Recently discovered fossils from Tbilisi, Georgia, may rewrite the prevailing evolutionary ideas about human origins. While scientists once believed that Homo erectus (a supposed ancestor of Homo sapiens) migrated out of Africa nearly a million years ago, these new skulls, jawbones, and limb bones show “far more primitive-looking” humans who populated Eurasia much earlier—around 1.8 million years ago by secular dating methods.
"There was a very early migration out of Africa of a group of human-like 'hominins.'"
What this means, according to Steve O’Conner of the Independent, is that
there was a very early migration out of Africa of a group of human-like “hominins”, who may have spent a long interlude in Eurasia before migrating back into Africa, where they contributed to the further evolution of the Homo genus—the family of man.
In other words, the old ideas about humans evolving in Africa and then spreading out are becoming more and more unlikely. The new view is that “hominins” left Africa, evolved, and came back at least once.
For creationists, there are several interesting aspects of this discovery—once we move beyond the presuppositions. First, we should point out that these humans are classified as “primitive” because of their small stature: 1.44–1.5 meters tall (a little under 5 feet); their smaller brain volume: 600cc (compared to an average of 1000–1450cc in most modern people); and “archaic” upper limbs, a statement which is not explained in the article. However, even the researchers concede that these ancients in Tbilisi used stone tools and showed quite modern morphology.
This is a subtle form of racism against humans living in the past.
Astute readers will notice that what these scientists call primitive does not preclude the fact that this population was fully human. While their brains may have had a lower capacity than the known range for most humans living in the present, their use of stone tools and hints of human culture (e.g., caring for an individual with no teeth) suggest a fully human social atmosphere. A smaller average brain volume is not an indicator of a deficiency in intelligence, since we could just as easily point out that Neanderthals had a larger brain on average than most people today. Rather, this new find simply shows that the range of human brain volume was much greater in the past than it is now. Or, conversely, factors such as nutritional deficiencies (e.g., iodine) and genetic disorders could also explain the reduced capacity and height.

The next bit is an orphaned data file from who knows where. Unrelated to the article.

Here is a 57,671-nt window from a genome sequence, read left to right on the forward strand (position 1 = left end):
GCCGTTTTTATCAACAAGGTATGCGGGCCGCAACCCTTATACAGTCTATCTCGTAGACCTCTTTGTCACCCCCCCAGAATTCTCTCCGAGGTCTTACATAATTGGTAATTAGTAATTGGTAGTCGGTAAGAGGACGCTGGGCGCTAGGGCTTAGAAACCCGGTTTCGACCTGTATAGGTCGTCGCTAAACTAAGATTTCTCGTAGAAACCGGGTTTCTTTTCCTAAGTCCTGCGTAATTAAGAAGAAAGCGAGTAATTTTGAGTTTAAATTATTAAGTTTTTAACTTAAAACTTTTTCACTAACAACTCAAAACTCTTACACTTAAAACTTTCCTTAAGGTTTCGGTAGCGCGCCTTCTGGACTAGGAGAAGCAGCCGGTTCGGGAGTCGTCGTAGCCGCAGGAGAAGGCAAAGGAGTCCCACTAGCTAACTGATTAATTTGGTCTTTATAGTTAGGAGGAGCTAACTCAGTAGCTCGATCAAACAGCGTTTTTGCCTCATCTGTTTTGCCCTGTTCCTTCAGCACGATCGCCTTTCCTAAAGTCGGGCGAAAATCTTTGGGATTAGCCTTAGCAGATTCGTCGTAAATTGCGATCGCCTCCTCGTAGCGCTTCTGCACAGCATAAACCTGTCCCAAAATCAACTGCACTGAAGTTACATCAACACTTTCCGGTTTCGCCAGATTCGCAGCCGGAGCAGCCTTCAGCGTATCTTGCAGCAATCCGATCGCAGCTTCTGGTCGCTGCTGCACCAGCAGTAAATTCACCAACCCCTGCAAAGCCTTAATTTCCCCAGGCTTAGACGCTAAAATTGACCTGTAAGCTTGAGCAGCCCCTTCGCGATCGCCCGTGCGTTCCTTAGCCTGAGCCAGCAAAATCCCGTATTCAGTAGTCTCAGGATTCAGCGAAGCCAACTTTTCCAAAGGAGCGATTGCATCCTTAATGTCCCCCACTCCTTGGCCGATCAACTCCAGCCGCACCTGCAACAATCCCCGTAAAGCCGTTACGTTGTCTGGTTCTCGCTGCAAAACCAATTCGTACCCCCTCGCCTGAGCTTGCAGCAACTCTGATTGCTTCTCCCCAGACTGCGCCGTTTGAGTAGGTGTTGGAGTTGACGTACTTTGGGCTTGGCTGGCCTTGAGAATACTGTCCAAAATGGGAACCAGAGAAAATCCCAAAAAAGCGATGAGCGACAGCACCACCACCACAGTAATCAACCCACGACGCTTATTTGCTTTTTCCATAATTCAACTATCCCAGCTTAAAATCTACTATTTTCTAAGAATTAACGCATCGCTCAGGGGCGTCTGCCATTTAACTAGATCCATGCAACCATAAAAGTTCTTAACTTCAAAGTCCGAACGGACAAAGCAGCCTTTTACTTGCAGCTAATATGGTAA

The so-called hobbits of Indonesia were small in stature and have also been targeted by claims of being less than human. They had a brain the size of a grapefruit, but made sophisticated tools just like Homo sapiens did. However, because of differences in wrist bones and brain capacity, they are demoted to a more “primitive” state. This is a convenient story for evolutionists, who need past “hominins” to be less humanlike to show that evolution has made modern humanity the “pinnacle” of history.
In many ways, this is a subtle form of racism against humans living in the past. Because they don’t look exactly like humans today, these scientists make them out to be sub-human, the same way Ota Benga was considered a sideshow oddity. But just like Ota Benga, these individuals in Tbilisi—and the hobbits—were no less human than those reading this article. Different does not mean lesser.
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